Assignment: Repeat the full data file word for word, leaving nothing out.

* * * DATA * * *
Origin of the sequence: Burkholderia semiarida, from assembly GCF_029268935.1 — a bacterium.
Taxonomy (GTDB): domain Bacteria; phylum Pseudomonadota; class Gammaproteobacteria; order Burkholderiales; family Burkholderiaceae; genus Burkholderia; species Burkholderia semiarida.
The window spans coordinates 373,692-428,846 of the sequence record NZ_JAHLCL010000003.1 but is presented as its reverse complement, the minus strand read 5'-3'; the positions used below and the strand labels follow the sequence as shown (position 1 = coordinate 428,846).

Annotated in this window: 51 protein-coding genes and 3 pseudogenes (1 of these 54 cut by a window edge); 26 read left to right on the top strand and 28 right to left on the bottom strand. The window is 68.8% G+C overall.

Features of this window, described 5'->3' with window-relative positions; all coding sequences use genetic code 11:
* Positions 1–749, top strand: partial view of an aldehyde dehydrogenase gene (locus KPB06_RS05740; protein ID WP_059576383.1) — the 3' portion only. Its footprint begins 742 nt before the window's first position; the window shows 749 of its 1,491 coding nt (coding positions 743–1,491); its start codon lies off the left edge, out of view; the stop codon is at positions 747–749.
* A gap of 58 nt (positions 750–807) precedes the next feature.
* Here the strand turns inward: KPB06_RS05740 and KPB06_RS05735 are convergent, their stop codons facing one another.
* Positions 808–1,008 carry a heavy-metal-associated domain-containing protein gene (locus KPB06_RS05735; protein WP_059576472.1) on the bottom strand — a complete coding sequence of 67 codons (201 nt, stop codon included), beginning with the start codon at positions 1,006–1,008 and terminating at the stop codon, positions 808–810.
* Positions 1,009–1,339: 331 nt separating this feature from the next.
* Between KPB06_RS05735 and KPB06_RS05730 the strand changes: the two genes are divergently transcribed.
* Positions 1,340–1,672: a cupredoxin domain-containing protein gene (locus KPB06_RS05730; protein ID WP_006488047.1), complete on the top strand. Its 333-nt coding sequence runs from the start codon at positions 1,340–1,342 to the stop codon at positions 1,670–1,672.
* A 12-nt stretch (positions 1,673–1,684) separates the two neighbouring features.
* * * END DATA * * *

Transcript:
Origin of the sequence: Burkholderia semiarida, from assembly GCF_029268935.1 — a bacterium.
Taxonomy (GTDB): domain Bacteria; phylum Pseudomonadota; class Gammaproteobacteria; order Burkholderiales; family Burkholderiaceae; genus Burkholderia; species Burkholderia semiarida.
The window spans coordinates 373,692-428,846 of the sequence record NZ_JAHLCL010000003.1 but is presented as its reverse complement, the minus strand read 5'-3'; the positions used below and the strand labels follow the sequence as shown (position 1 = coordinate 428,846).

Annotated in this window: 51 protein-coding genes and 3 pseudogenes (1 of these 54 cut by a window edge); 26 read left to right on the top strand and 28 right to left on the bottom strand. The window is 68.8% G+C overall.

Features of this window, described 5'->3' with window-relative positions; all coding sequences use genetic code 11:
* Positions 1–749, top strand: partial view of an aldehyde dehydrogenase gene (locus KPB06_RS05740; protein ID WP_059576383.1) — the 3' portion only. Its footprint begins 742 nt before the window's first position; the window shows 749 of its 1,491 coding nt (coding positions 743–1,491); its start codon lies off the left edge, out of view; the stop codon is at positions 747–749.
* A gap of 58 nt (positions 750–807) precedes the next feature.
* Here the strand turns inward: KPB06_RS05740 and KPB06_RS05735 are convergent, their stop codons facing one another.
* Positions 808–1,008 carry a heavy-metal-associated domain-containing protein gene (locus KPB06_RS05735; protein WP_059576472.1) on the bottom strand — a complete coding sequence of 67 codons (201 nt, stop codon included), beginning with the start codon at positions 1,006–1,008 and terminating at the stop codon, positions 808–810.
* Positions 1,009–1,339: 331 nt separating this feature from the next.
* Between KPB06_RS05735 and KPB06_RS05730 the strand changes: the two genes are divergently transcribed.
* Positions 1,340–1,672: a cupredoxin domain-containing protein gene (locus KPB06_RS05730; protein ID WP_006488047.1), complete on the top strand. Its 333-nt coding sequence runs from the start codon at positions 1,340–1,342 to the stop codon at positions 1,670–1,672.
* A 12-nt stretch (positions 1,673–1,684) separates the two neighbouring features.